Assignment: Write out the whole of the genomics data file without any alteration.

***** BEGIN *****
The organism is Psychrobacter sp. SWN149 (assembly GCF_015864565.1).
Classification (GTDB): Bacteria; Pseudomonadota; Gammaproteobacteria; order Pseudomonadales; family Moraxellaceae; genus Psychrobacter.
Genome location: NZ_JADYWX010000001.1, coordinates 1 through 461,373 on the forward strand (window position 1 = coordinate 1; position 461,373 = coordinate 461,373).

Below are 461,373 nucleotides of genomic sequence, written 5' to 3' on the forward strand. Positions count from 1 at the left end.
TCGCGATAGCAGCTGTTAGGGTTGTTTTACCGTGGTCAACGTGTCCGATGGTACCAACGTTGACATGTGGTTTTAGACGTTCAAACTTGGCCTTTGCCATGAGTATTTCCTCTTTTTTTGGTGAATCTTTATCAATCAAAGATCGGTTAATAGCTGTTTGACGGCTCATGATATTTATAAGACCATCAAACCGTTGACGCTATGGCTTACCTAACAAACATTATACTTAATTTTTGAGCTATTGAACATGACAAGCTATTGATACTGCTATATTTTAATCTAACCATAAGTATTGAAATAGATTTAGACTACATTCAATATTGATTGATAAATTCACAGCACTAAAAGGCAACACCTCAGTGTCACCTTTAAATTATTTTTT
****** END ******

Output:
The organism is Psychrobacter sp. SWN149 (assembly GCF_015864565.1).
Classification (GTDB): Bacteria; Pseudomonadota; Gammaproteobacteria; order Pseudomonadales; family Moraxellaceae; genus Psychrobacter.
Genome location: NZ_JADYWX010000001.1, coordinates 1 through 461,373 on the forward strand (window position 1 = coordinate 1; position 461,373 = coordinate 461,373).

Below are 461,373 nucleotides of genomic sequence, written 5' to 3' on the forward strand. Positions count from 1 at the left end.
TCGCGATAGCAGCTGTTAGGGTTGTTTTACCGTGGTCAACGTGTCCGATGGTACCAACGTTGACATGTGGTTTTAGACGTTCAAACTTGGCCTTTGCCATGAGTATTTCCTCTTTTTTTGGTGAATCTTTATCAATCAAAGATCGGTTAATAGCTGTTTGACGGCTCATGATATTTATAAGACCATCAAACCGTTGACGCTATGGCTTACCTAACAAACATTATACTTAATTTTTGAGCTATTGAACATGACAAGCTATTGATACTGCTATATTTTAATCTAACCATAAGTATTGAAATAGATTTAGACTACATTCAATATTGATTGATAAATTCACAGCACTAAAAGGCAACACCTCAGTGTCACCTTTAAATTATTTTTT